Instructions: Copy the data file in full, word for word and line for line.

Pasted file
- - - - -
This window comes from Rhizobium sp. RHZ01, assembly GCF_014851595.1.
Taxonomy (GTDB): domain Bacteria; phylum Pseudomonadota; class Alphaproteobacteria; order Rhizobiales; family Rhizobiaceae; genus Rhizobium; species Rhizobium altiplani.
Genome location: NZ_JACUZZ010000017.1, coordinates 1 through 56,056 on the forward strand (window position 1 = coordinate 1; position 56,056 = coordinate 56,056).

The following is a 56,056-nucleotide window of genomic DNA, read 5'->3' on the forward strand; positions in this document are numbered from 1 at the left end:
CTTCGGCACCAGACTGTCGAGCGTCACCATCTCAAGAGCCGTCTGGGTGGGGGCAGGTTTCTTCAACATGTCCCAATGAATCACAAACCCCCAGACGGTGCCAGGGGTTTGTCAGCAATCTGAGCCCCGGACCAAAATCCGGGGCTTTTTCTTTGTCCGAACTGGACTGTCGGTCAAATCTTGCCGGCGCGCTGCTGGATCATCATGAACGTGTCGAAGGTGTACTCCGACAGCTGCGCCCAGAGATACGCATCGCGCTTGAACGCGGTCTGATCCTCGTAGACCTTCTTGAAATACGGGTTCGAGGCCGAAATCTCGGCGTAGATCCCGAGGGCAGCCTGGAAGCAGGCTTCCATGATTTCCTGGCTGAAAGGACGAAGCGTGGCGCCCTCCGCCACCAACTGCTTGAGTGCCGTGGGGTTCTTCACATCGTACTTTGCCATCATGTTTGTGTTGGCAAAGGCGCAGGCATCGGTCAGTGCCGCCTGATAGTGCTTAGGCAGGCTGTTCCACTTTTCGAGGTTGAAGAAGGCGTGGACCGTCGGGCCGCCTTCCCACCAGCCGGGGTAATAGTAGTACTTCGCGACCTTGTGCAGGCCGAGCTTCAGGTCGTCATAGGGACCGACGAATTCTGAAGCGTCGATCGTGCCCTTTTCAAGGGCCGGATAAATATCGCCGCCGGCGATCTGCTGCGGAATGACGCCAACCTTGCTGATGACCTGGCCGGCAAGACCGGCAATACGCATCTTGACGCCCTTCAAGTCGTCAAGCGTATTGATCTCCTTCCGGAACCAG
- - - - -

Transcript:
This window comes from Rhizobium sp. RHZ01, assembly GCF_014851595.1.
Taxonomy (GTDB): domain Bacteria; phylum Pseudomonadota; class Alphaproteobacteria; order Rhizobiales; family Rhizobiaceae; genus Rhizobium; species Rhizobium altiplani.
Genome location: NZ_JACUZZ010000017.1, coordinates 1 through 56,056 on the forward strand (window position 1 = coordinate 1; position 56,056 = coordinate 56,056).

The following is a 56,056-nucleotide window of genomic DNA, read 5'->3' on the forward strand; positions in this document are numbered from 1 at the left end:
CTTCGGCACCAGACTGTCGAGCGTCACCATCTCAAGAGCCGTCTGGGTGGGGGCAGGTTTCTTCAACATGTCCCAATGAATCACAAACCCCCAGACGGTGCCAGGGGTTTGTCAGCAATCTGAGCCCCGGACCAAAATCCGGGGCTTTTTCTTTGTCCGAACTGGACTGTCGGTCAAATCTTGCCGGCGCGCTGCTGGATCATCATGAACGTGTCGAAGGTGTACTCCGACAGCTGCGCCCAGAGATACGCATCGCGCTTGAACGCGGTCTGATCCTCGTAGACCTTCTTGAAATACGGGTTCGAGGCCGAAATCTCGGCGTAGATCCCGAGGGCAGCCTGGAAGCAGGCTTCCATGATTTCCTGGCTGAAAGGACGAAGCGTGGCGCCCTCCGCCACCAACTGCTTGAGTGCCGTGGGGTTCTTCACATCGTACTTTGCCATCATGTTTGTGTTGGCAAAGGCGCAGGCATCGGTCAGTGCCGCCTGATAGTGCTTAGGCAGGCTGTTCCACTTTTCGAGGTTGAAGAAGGCGTGGACCGTCGGGCCGCCTTCCCACCAGCCGGGGTAATAGTAGTACTTCGCGACCTTGTGCAGGCCGAGCTTCAGGTCGTCATAGGGACCGACGAATTCTGAAGCGTCGATCGTGCCCTTTTCAAGGGCCGGATAAATATCGCCGCCGGCGATCTGCTGCGGAATGACGCCAACCTTGCTGATGACCTGGCCGGCAAGACCGGCAATACGCATCTTGACGCCCTTCAAGTCGTCAAGCGTATTGATCTCCTTCCGGAACCAG